Her fascination with the colour white, when she first saw her mentor chef at the Sheraton group of hotels in Chicago in chef’s whites, was prescient. “When I saw the chef’s white hat, the white shirt, the white pants, and the white apron... I knew that this is what I wanted to be,” she said. She soon worked her way through the ranks, moving from the Sheraton to the Hyatt, and eventually settling in Washington DC after marriage.

In 1995, she was working at the ANA hotel when she got an offer to join the White House as a sous chef. Ten years later, Laura Bush, appointed Comerford as the executive chef of the White House.

Today, Comerford is a sum of all the varied chefs she’s worked with—be it her first mentor who was finicky about the ingredients he used, or her French chef who trained her in classical techniques.

Her petite frame and a smiling face easily hide her single-minded devotion to her craft. “As a woman chef, I am not as muscularly built as my counterparts. But you grab a big pot and you just work smart,” she said, indicating how she has managed to manoeuvre through the rigours of the profession.

At the White House, she leads a staff of seven principal chefs. Even with the erratic hours, Comerford wakes up at four every morning and exercises for about 40 minutes before she starts her hour-long drive to the White House to report at 6am. It is during her drive to work that Comerford makes a mental map of all that is important for the day. This mental checklist is the only ready reckoner she has to orchestrate her day.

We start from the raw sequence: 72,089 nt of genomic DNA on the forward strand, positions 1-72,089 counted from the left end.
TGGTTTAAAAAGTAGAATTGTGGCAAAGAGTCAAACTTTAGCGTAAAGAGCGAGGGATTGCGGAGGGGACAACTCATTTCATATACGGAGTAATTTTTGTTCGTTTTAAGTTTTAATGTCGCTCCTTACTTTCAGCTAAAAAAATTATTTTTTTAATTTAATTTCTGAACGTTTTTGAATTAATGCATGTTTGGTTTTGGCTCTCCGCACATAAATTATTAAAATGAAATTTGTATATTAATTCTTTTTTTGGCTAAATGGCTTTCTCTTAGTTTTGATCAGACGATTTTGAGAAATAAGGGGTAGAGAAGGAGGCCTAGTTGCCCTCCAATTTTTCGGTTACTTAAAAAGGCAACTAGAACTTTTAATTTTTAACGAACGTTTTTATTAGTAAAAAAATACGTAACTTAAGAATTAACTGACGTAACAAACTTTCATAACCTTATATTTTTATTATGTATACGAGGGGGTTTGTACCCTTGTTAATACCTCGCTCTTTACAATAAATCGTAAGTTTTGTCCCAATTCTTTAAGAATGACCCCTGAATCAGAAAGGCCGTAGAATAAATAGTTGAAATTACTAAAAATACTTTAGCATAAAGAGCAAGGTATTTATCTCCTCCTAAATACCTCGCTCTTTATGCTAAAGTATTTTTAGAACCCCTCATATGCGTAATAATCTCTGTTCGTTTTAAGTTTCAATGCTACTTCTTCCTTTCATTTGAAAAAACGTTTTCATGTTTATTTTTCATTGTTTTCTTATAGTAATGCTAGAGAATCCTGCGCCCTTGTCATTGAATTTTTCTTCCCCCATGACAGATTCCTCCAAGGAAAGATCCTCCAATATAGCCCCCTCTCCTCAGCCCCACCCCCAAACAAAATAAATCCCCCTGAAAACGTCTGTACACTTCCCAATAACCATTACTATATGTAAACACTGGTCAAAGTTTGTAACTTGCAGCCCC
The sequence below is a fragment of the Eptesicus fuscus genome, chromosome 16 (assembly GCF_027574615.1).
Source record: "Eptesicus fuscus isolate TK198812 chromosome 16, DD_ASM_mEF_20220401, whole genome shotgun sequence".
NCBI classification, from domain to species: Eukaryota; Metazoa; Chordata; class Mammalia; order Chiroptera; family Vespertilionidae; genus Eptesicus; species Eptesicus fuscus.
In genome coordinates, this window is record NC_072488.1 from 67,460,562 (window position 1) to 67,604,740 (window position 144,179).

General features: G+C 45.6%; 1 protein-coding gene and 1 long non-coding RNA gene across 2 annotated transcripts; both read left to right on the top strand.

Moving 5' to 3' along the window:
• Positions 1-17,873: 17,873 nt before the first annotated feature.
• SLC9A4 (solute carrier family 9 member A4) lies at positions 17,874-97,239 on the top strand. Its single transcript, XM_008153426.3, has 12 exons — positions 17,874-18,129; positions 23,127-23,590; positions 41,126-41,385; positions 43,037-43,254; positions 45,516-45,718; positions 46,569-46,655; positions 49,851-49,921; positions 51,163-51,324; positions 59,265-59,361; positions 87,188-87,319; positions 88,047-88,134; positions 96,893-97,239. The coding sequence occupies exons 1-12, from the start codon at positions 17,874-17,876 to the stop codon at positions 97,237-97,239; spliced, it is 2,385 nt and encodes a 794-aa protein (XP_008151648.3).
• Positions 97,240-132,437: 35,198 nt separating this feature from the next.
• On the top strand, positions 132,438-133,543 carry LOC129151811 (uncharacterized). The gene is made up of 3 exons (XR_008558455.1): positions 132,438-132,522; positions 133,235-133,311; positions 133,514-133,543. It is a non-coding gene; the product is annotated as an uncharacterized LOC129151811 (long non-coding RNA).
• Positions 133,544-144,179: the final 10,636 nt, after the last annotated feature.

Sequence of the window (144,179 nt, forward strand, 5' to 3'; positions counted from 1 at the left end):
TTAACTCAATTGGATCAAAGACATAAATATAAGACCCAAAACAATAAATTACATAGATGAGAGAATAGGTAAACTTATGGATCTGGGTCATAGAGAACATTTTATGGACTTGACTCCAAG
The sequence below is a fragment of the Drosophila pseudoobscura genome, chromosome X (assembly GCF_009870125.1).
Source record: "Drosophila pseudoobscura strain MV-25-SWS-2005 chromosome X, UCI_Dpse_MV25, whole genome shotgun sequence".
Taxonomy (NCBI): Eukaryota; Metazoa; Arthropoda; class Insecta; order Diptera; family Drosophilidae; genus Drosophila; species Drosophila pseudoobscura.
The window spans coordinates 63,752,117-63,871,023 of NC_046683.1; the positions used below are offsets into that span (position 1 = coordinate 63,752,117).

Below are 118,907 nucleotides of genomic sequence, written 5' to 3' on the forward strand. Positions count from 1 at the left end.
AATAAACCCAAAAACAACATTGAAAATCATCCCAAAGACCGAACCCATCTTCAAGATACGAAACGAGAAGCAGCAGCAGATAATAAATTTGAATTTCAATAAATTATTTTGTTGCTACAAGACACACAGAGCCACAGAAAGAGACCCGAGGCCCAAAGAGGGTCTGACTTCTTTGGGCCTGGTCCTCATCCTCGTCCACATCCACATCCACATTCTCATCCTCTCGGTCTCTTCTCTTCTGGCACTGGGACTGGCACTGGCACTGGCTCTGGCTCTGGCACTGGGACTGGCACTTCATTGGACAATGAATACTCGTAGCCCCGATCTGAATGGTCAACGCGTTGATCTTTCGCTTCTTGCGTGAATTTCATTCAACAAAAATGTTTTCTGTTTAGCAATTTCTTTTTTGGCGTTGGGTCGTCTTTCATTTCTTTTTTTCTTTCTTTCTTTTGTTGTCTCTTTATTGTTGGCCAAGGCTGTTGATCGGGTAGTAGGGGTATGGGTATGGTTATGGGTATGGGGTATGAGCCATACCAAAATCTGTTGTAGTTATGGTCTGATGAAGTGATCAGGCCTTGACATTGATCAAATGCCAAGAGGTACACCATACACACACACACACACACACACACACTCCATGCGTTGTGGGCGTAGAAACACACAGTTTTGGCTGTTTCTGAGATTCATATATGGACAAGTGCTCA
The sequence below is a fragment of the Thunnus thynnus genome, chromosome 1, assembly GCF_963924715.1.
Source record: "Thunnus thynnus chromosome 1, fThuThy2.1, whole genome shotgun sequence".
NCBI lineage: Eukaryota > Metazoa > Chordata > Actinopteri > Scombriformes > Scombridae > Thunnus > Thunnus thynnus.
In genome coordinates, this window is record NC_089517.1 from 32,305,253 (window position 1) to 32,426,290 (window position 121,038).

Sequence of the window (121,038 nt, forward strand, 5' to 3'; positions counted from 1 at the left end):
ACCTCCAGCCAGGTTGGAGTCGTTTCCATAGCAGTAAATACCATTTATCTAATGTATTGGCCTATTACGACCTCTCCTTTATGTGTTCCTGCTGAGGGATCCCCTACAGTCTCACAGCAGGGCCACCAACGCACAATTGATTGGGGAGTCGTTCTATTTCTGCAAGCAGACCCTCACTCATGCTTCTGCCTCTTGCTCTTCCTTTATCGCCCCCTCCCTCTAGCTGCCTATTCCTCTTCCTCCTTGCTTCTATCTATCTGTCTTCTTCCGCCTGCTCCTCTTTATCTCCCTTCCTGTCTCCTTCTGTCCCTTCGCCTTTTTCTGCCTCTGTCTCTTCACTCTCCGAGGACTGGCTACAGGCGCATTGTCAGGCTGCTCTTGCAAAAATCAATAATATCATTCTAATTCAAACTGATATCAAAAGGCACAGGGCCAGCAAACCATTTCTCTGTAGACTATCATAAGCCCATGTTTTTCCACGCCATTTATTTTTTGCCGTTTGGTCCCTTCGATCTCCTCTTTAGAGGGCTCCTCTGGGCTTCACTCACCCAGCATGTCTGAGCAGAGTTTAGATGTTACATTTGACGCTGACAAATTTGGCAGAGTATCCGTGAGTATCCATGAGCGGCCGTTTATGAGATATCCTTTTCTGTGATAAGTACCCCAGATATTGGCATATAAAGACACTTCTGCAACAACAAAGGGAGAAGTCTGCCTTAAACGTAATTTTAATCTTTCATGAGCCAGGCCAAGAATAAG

In a 2011 profile published in The Wall Street Journal, Comerford is shown composing the details of a crucial state dinner, a meal of “five courses served to 200 people in 48 minutes”, for former Chinese President Hu Jintao, in her creative crucible of a Volvo: “On the hour-long drive from her Columbia, Md., home, she fine-tuned the recipes, envisioned colors and created the final plating in her mind. Then she instructed the staff, down to the last knife cut.” This method of preparedness has served her well as the commander-in-chef of the White House. “You really have to rehearse what you have to do for the day. You try to prevent goof-ups instead of firefighting,” said Comerford.

She is fond of bragging about her biryani-making skills to her Indian neighbour in Washington DC, and is definitely going to make the rotis and kebabs she had at Bukhara, Comerford said. She also tried the “puffy ball where you put the potatoes inside, along with the peas…” during her street food adventures in the city.

Dressed in a crisp white shirt and trousers, Comerford is also the first person from an ethnic minority to hold the position that she does. She has seen two presidents come and go at the White House along with their distinctive food preferences. But ask her how the palate of the White House is likely to change when the new president moves in next year and you immediately get an I-have-to-stop-you-right-there look.

Our lady of the cookhouse becomes the savvy statesman again.